988 becoming second most important number for help
Published 12:06 am Sunday, July 24, 2022
SALISBURY — In 1968, 911 was established as the single, nationwide emergency reporting number, so anyone in the country, wherever they were, could call the same number for help.
Now, there is a second three-digit number that anyone across the country can use to call for a slightly different kind of emergency.
On July 16, the 988 Suicide and Crisis Lifeline went “live,” through the former National Suicide Prevention Lifeline. The number can be used by anyone dealing with any type of emotional crisis, be it suicide ideation or substance abuse disorder or simply depression and the need for a friendly voice.
According to the Rowan County Health Department, “the new three-digit dial will route calls and texts to trained crisis counselors who can provide support for a variety of mental health, emotional distress or suicide crisis situations, as well a provide access to a variety of resources.”
Courtney Meece, community health manager for the department, said not only as a professional but as a lifelong Rowan County resident, she is very excited about the new number,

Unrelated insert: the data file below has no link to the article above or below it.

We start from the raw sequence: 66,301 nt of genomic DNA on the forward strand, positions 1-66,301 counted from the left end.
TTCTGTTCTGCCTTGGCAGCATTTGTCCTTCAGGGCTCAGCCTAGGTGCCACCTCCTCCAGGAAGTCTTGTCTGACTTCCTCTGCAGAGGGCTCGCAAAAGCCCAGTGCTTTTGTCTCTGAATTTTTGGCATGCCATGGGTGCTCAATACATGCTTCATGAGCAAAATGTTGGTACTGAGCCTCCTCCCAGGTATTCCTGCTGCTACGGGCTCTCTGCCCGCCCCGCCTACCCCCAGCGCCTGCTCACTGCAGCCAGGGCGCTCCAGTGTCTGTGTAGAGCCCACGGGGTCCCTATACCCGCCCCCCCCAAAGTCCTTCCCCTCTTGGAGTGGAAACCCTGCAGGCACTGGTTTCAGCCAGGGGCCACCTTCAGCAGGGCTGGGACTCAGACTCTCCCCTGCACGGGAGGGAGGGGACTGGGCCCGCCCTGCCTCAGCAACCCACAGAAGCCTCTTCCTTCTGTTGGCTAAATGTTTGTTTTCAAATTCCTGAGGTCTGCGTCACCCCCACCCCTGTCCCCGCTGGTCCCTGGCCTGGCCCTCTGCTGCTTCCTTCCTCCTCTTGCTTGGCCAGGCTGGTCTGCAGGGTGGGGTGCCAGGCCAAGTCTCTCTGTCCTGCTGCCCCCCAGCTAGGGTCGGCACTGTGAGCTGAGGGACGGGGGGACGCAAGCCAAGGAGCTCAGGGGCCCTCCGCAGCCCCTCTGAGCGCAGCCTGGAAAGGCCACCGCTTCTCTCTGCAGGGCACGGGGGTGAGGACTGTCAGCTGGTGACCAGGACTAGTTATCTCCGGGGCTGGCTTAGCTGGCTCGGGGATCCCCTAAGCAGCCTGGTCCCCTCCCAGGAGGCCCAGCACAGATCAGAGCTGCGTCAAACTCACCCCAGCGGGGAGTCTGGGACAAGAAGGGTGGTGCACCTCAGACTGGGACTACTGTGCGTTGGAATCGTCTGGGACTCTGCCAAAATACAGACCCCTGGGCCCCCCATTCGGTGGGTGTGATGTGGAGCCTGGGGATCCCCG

“When you are a child, one of the first numbers you have drilled in your head is 911, the number to call for help,” she said. “To have something so similar to that but for mental health crisis is beyond beneficial, and I’m thrilled it is available to people here.” She added that three numbers will be much easier for folks to remember, especially in the midst of stress, than the previous 800-number.
According to the Substance Abuse and Mental Health Services Administration, (SAMHSA), an already challenging effort to address mental health issues was made worse by the pandemic and its accompanying isolation and the stress that comes with it.
According to SAMHSA, in 2020 alone, the U.S. had one death by suicide about every 11 minutes; for people aged 10-34 years, suicide is a leading cause of death; and from April 2020 to April 2021, over 100,000 people died from drug overdoses.
The 988 dialing code, designated by Congress in 2020, connects to a network of over 200 locally operated and funded crisis centers around the country.
Amy Smith of the health department said they are also launching a 988 campaign to aid in the effort to make the number something people do not have to think about, but just dial.
“This is exciting, but it is also just the tip of the iceberg,” said Meece. “So much of the difficulty dealing with mental health and substance abuse disorders comes from the stigma, but right now, there are a lot of resources being developed, and numerous influential people are coming out to help de-stigmatize substance abuse disorder, mental health issues, depression — just helping show that we all have times of stress and need a hand.”
Anyone can dial 988 from any phone or visit 988lifeline.org to chat. The National Suicide Hotline, 800-273-8255, will also remain in operation indefinitely.